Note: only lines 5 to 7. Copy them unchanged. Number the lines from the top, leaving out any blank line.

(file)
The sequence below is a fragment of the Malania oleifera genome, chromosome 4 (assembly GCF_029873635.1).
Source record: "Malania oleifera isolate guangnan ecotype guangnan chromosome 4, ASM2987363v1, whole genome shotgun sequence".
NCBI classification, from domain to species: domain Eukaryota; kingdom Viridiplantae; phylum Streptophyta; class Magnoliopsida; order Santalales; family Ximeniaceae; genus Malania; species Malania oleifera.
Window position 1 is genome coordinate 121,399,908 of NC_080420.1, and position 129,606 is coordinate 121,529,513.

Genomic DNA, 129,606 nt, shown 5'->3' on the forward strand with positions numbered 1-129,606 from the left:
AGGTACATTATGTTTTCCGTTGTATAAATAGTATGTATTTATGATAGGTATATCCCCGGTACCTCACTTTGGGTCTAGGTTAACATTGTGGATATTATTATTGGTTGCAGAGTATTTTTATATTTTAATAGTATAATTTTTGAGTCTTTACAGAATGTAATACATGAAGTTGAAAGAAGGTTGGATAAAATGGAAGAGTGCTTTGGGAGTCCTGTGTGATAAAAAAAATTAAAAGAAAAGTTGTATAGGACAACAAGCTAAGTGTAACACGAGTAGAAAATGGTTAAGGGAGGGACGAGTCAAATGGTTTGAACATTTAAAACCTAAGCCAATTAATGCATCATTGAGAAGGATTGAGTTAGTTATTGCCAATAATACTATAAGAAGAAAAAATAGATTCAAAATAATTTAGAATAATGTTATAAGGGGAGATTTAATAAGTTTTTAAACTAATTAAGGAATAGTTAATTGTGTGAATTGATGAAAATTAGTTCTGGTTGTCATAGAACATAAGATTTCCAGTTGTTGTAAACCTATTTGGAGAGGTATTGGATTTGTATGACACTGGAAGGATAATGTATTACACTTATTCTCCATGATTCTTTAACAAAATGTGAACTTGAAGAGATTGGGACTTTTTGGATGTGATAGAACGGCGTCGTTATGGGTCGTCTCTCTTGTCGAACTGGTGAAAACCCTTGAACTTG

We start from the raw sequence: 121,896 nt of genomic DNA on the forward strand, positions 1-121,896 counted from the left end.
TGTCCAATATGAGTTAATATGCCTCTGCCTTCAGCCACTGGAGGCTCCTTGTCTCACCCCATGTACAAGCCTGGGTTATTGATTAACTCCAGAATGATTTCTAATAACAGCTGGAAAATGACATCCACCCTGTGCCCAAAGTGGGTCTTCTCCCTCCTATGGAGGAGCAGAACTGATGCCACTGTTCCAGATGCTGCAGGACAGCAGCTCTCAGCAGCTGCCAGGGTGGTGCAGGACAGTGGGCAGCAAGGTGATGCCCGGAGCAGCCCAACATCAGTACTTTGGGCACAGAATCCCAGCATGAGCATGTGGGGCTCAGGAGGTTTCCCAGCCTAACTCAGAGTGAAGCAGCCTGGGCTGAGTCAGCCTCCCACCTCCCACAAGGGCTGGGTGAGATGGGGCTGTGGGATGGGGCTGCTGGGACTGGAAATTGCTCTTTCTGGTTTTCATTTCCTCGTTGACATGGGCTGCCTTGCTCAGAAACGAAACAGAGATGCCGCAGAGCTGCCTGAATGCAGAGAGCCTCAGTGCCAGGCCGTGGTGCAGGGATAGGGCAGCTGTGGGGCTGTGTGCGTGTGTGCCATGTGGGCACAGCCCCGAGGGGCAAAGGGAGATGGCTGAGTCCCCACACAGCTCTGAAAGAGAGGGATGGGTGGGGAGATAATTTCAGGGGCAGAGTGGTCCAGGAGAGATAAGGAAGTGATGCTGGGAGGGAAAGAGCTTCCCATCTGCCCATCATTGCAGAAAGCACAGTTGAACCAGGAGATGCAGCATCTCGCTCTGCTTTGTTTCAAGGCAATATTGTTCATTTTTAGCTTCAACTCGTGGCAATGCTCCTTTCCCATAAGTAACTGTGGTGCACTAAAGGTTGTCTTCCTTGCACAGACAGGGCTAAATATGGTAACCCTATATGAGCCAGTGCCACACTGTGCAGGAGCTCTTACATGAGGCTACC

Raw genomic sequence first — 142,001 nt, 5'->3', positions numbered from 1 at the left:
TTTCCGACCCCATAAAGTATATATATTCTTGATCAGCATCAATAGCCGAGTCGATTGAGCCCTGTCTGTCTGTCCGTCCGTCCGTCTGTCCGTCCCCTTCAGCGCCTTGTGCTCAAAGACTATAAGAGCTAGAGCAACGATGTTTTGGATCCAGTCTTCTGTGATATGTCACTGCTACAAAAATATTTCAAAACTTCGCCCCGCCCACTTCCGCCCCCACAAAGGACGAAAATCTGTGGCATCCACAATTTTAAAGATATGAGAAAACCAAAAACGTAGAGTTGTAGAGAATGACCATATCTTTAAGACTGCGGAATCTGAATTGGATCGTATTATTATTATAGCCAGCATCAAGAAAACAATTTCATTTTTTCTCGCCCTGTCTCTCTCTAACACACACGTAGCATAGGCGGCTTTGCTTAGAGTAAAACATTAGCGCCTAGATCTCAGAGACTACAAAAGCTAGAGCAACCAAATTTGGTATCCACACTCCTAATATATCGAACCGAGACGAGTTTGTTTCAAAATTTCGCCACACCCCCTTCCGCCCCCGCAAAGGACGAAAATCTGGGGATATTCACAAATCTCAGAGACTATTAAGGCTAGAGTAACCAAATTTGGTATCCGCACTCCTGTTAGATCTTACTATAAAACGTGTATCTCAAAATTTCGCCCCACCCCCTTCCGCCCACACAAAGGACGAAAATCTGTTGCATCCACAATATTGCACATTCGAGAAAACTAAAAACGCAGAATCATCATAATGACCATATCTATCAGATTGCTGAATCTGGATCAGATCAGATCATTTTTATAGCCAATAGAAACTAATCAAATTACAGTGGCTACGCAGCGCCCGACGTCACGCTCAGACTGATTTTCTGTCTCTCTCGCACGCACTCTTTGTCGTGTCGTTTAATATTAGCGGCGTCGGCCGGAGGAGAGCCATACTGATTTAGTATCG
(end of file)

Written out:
Genomic DNA, 129,606 nt, shown 5'->3' on the forward strand with positions numbered 1-129,606 from the left:
AGGTACATTATGTTTTCCGTTGTATAAATAGTATGTATTTATGATAGGTATATCCCCGGTACCTCACTTTGGGTCTAGGTTAACATTGTGGATATTATTATTGGTTGCAGAGTATTTTTATATTTTAATAGTATAATTTTTGAGTCTTTACAGAATGTAATACATGAAGTTGAAAGAAGGTTGGATAAAATGGAAGAGTGCTTTGGGAGTCCTGTGTGATAAAAAAAATTAAAAGAAAAGTTGTATAGGACAACAAGCTAAGTGTAACACGAGTAGAAAATGGTTAAGGGAGGGACGAGTCAAATGGTTTGAACATTTAAAACCTAAGCCAATTAATGCATCATTGAGAAGGATTGAGTTAGTTATTGCCAATAATACTATAAGAAGAAAAAATAGATTCAAAATAATTTAGAATAATGTTATAAGGGGAGATTTAATAAGTTTTTAAACTAATTAAGGAATAGTTAATTGTGTGAATTGATGAAAATTAGTTCTGGTTGTCATAGAACATAAGATTTCCAGTTGTTGTAAACCTATTTGGAGAGGTATTGGATTTGTATGACACTGGAAGGATAATGTATTACACTTATTCTCCATGATTCTTTAACAAAATGTGAACTTGAAGAGATTGGGACTTTTTGGATGTGATAGAACGGCGTCGTTATGGGTCGTCTCTCTTGTCGAACTGGTGAAAACCCTTGAACTTG

We start from the raw sequence: 121,896 nt of genomic DNA on the forward strand, positions 1-121,896 counted from the left end.